As we approach the end of the century and enter into a digital era there is a need to concentrate on new methods of communication. The expansion of personal computers into the industrial sector and more recently into the home, has brought the ability to transmit various forms of data to the average user. This new ability is accompanied with a responsibility to communicate effectively and clearly. This study focuses on the ability of user interfaces to effectively communicate combinations of visual and auditory cues to produce a more comprehensive user experience. This work proposed that the addition of auditory cues to a graphical user interface allows the user to receive valuable feedback through multiple sensory channels. By combining the types of perceived stimuli, developers of user interfaces can effectively communicate with the user. Modification of Kodak's Picture Easy v.2.0 software allowed for the study of varying amounts of auditory stimuli incorporated into a graphical user interface. The hypothesis states that "by adding an appropriate level of non-verbal auditory cues, users will experience enhanced performance and understanding of a user interface." The augmentation of an existing application permitted the study of three prototypes varying in the level of auditory and visual stimuli. Users evaluated three combinations of the test application to determine the preferred level of nonverbal auditory feedback. The findings from this study may then be applied to the development of graphical user interfaces that permit the use of auditory cues. Although this research disproved the hypothesis and stated that participants preferred visual cues over auditory cues, I believe that they can be successfully combined to produce a more effective and pleasing interface. The reasons for failure of the hypothesis may lie embedded within incorrect combinations of the five characteristics of auditory queues. These queues are Type, Nature, Duration, Amplitude, and Placement. This study revealed that participants preferred tool tips when identifying features and functionality, it is my belief that auditory cues can and will play a major part in future interaction styles, not only for software development, but for all user interface interactions.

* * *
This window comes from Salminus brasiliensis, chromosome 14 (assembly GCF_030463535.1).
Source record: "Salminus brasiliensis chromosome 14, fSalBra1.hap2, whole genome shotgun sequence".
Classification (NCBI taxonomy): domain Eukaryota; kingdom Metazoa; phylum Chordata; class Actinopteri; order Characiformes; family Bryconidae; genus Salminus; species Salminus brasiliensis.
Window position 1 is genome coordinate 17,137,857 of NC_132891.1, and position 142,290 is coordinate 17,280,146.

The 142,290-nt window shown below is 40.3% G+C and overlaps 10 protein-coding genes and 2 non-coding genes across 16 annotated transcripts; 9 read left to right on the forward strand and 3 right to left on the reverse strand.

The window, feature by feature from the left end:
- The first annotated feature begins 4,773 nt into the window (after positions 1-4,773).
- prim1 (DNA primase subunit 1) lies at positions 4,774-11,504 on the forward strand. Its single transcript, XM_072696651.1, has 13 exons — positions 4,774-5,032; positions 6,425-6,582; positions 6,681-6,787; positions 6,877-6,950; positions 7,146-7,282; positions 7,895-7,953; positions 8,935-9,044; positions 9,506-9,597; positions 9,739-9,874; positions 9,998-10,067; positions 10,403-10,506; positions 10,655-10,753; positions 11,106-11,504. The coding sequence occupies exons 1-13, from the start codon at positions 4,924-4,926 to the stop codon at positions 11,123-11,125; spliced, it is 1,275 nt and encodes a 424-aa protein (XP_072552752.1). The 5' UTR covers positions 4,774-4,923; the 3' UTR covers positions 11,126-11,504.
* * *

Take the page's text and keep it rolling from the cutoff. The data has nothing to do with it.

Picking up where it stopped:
Library of Congress Subject Headings

User interfaces (Computer systems); Graphical user interfaces (Computer systems)

Publication Date


Document Type


Department, Program, or Center

School of Print Media (CIAS)


Cost, Frank

Advisor/Committee Member

Adams, Julie

Advisor/Committee Member

Freckleton, Marie


Note: imported from RIT’s Digital Media Library running on DSpace to RIT Scholar Works. Physical copy available through RIT's The Wallace Library at: QA76.9.U83 H34 1999


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